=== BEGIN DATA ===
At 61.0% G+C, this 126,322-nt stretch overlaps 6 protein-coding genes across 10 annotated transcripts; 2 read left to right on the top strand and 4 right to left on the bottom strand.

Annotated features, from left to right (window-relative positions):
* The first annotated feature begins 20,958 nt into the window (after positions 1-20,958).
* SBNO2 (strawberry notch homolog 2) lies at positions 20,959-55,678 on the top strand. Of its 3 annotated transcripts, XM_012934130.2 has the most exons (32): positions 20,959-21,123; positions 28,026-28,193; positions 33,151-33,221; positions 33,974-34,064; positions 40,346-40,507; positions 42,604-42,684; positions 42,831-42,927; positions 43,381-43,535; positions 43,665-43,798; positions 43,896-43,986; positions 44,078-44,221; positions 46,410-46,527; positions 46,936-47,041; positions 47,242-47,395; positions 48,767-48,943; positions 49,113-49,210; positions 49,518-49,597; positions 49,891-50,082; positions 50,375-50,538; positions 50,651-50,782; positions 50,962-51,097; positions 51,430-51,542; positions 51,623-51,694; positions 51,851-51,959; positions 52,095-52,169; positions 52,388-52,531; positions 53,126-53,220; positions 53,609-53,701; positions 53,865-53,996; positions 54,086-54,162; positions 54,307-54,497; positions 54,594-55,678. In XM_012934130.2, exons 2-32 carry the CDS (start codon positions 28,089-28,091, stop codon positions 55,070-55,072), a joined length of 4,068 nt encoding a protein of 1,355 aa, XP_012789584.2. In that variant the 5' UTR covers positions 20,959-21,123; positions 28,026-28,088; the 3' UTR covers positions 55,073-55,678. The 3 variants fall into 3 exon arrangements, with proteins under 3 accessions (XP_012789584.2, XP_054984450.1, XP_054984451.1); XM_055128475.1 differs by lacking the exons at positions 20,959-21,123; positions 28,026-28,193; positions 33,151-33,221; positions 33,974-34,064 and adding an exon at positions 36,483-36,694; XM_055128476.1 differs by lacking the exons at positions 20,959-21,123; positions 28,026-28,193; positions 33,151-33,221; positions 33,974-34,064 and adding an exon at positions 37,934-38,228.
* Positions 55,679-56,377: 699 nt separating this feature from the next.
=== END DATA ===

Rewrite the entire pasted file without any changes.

At 61.0% G+C, this 126,322-nt stretch overlaps 6 protein-coding genes across 10 annotated transcripts; 2 read left to right on the top strand and 4 right to left on the bottom strand.

Annotated features, from left to right (window-relative positions):
* The first annotated feature begins 20,958 nt into the window (after positions 1-20,958).
* SBNO2 (strawberry notch homolog 2) lies at positions 20,959-55,678 on the top strand. Of its 3 annotated transcripts, XM_012934130.2 has the most exons (32): positions 20,959-21,123; positions 28,026-28,193; positions 33,151-33,221; positions 33,974-34,064; positions 40,346-40,507; positions 42,604-42,684; positions 42,831-42,927; positions 43,381-43,535; positions 43,665-43,798; positions 43,896-43,986; positions 44,078-44,221; positions 46,410-46,527; positions 46,936-47,041; positions 47,242-47,395; positions 48,767-48,943; positions 49,113-49,210; positions 49,518-49,597; positions 49,891-50,082; positions 50,375-50,538; positions 50,651-50,782; positions 50,962-51,097; positions 51,430-51,542; positions 51,623-51,694; positions 51,851-51,959; positions 52,095-52,169; positions 52,388-52,531; positions 53,126-53,220; positions 53,609-53,701; positions 53,865-53,996; positions 54,086-54,162; positions 54,307-54,497; positions 54,594-55,678. In XM_012934130.2, exons 2-32 carry the CDS (start codon positions 28,089-28,091, stop codon positions 55,070-55,072), a joined length of 4,068 nt encoding a protein of 1,355 aa, XP_012789584.2. In that variant the 5' UTR covers positions 20,959-21,123; positions 28,026-28,088; the 3' UTR covers positions 55,073-55,678. The 3 variants fall into 3 exon arrangements, with proteins under 3 accessions (XP_012789584.2, XP_054984450.1, XP_054984451.1); XM_055128475.1 differs by lacking the exons at positions 20,959-21,123; positions 28,026-28,193; positions 33,151-33,221; positions 33,974-34,064 and adding an exon at positions 36,483-36,694; XM_055128476.1 differs by lacking the exons at positions 20,959-21,123; positions 28,026-28,193; positions 33,151-33,221; positions 33,974-34,064 and adding an exon at positions 37,934-38,228.
* Positions 55,679-56,377: 699 nt separating this feature from the next.